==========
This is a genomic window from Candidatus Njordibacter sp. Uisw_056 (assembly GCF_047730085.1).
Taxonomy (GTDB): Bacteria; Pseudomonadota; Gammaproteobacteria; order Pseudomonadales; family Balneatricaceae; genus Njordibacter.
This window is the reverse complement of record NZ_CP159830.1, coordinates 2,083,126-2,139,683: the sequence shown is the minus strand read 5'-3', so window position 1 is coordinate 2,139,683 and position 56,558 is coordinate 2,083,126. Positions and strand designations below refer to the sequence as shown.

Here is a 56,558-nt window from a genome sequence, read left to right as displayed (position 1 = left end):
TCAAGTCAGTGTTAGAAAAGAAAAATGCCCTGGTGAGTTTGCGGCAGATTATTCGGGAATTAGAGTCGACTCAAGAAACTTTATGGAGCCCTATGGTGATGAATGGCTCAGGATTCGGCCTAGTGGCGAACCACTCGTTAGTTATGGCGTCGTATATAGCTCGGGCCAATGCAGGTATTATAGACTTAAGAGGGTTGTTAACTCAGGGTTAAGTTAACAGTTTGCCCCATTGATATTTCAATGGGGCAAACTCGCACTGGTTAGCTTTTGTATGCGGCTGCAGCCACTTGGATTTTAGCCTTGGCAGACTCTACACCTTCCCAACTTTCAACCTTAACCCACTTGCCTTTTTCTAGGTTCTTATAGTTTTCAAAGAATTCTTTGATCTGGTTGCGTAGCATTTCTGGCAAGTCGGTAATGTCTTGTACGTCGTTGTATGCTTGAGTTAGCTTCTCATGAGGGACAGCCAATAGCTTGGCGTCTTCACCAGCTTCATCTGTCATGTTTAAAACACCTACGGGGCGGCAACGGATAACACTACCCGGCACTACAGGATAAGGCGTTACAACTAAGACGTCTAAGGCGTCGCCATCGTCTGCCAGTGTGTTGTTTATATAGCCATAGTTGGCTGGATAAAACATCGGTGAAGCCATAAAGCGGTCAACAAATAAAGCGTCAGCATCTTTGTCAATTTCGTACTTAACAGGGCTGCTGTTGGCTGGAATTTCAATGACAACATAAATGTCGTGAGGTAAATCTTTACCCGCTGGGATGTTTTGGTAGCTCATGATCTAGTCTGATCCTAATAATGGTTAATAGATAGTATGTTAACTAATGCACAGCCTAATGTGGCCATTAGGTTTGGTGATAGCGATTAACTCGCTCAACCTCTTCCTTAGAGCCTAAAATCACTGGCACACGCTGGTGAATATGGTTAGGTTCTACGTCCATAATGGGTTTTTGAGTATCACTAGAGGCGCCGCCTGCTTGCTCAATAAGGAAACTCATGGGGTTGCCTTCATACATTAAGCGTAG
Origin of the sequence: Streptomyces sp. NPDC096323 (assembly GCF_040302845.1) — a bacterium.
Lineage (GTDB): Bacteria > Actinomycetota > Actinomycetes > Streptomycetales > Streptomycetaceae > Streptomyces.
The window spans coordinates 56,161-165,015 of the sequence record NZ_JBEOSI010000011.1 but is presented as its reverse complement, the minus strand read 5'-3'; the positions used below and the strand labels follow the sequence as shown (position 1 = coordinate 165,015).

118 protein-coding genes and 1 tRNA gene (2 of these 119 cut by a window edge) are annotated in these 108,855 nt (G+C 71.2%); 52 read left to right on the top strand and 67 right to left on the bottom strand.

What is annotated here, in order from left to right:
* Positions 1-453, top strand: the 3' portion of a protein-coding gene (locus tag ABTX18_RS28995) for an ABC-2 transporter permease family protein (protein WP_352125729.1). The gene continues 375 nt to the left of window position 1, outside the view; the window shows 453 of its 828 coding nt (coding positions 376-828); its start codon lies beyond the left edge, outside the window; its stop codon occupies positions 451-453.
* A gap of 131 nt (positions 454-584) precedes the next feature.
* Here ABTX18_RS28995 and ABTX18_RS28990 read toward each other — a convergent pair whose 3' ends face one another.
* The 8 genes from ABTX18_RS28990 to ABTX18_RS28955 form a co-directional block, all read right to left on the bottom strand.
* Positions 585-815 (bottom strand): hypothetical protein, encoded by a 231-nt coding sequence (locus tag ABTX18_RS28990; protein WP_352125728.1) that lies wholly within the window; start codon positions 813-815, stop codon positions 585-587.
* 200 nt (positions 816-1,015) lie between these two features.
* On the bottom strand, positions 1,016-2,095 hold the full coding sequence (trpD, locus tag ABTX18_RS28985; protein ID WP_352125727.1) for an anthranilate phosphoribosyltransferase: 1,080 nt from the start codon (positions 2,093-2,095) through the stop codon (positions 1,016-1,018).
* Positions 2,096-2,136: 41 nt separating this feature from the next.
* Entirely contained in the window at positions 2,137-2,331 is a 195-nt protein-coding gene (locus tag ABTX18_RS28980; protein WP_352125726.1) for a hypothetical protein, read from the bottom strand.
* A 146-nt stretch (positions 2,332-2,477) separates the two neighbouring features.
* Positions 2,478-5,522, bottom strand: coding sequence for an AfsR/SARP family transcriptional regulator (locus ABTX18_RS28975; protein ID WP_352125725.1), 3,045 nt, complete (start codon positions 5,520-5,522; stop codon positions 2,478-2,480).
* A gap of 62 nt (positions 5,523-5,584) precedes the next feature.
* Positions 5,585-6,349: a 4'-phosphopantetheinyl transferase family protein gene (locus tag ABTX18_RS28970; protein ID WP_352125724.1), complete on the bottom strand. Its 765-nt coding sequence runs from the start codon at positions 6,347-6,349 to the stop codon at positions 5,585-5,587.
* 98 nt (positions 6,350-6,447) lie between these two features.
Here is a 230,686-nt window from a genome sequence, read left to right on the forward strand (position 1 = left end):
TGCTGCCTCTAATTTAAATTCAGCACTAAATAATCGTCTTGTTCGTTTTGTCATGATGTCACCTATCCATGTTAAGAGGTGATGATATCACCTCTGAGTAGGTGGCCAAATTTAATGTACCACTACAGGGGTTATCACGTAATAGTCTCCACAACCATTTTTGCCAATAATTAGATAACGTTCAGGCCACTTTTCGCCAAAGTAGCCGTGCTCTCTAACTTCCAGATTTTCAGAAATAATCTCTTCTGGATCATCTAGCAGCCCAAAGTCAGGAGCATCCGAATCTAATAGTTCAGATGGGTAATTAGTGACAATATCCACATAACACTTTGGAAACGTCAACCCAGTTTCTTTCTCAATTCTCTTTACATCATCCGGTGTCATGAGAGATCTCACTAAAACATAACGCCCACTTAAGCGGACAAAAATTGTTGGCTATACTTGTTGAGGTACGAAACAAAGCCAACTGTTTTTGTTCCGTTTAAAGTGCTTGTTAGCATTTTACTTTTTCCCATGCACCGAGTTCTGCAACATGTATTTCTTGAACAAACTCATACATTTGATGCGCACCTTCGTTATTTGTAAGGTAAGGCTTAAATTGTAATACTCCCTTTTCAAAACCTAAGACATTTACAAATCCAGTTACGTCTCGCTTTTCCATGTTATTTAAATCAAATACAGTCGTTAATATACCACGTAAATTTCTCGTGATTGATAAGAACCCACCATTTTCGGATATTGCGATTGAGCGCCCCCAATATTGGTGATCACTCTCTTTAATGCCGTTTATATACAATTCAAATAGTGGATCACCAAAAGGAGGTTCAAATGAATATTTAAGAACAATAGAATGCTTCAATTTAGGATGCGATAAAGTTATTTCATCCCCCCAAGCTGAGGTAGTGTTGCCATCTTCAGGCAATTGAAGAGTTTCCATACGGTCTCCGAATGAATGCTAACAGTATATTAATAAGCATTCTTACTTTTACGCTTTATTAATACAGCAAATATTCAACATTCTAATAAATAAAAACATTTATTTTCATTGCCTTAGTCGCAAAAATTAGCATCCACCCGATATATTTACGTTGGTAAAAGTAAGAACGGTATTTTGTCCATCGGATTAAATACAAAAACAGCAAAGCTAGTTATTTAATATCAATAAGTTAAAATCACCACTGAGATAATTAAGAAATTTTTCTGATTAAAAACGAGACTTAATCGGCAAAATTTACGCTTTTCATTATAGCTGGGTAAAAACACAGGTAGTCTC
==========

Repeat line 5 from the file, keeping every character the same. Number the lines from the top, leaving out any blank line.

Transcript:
TCAAGTCAGTGTTAGAAAAGAAAAATGCCCTGGTGAGTTTGCGGCAGATTATTCGGGAATTAGAGTCGACTCAAGAAACTTTATGGAGCCCTATGGTGATGAATGGCTCAGGATTCGGCCTAGTGGCGAACCACTCGTTAGTTATGGCGTCGTATATAGCTCGGGCCAATGCAGGTATTATAGACTTAAGAGGGTTGTTAACTCAGGGTTAAGTTAACAGTTTGCCCCATTGATATTTCAATGGGGCAAACTCGCACTGGTTAGCTTTTGTATGCGGCTGCAGCCACTTGGATTTTAGCCTTGGCAGACTCTACACCTTCCCAACTTTCAACCTTAACCCACTTGCCTTTTTCTAGGTTCTTATAGTTTTCAAAGAATTCTTTGATCTGGTTGCGTAGCATTTCTGGCAAGTCGGTAATGTCTTGTACGTCGTTGTATGCTTGAGTTAGCTTCTCATGAGGGACAGCCAATAGCTTGGCGTCTTCACCAGCTTCATCTGTCATGTTTAAAACACCTACGGGGCGGCAACGGATAACACTACCCGGCACTACAGGATAAGGCGTTACAACTAAGACGTCTAAGGCGTCGCCATCGTCTGCCAGTGTGTTGTTTATATAGCCATAGTTGGCTGGATAAAACATCGGTGAAGCCATAAAGCGGTCAACAAATAAAGCGTCAGCATCTTTGTCAATTTCGTACTTAACAGGGCTGCTGTTGGCTGGAATTTCAATGACAACATAAATGTCGTGAGGTAAATCTTTACCCGCTGGGATGTTTTGGTAGCTCATGATCTAGTCTGATCCTAATAATGGTTAATAGATAGTATGTTAACTAATGCACAGCCTAATGTGGCCATTAGGTTTGGTGATAGCGATTAACTCGCTCAACCTCTTCCTTAGAGCCTAAAATCACTGGCACACGCTGGTGAATATGGTTAGGTTCTACGTCCATAATGGGTTTTTGAGTATCACTAGAGGCGCCGCCTGCTTGCTCAATAAGGAAACTCATGGGGTTGCCTTCATACATTAAGCGTAG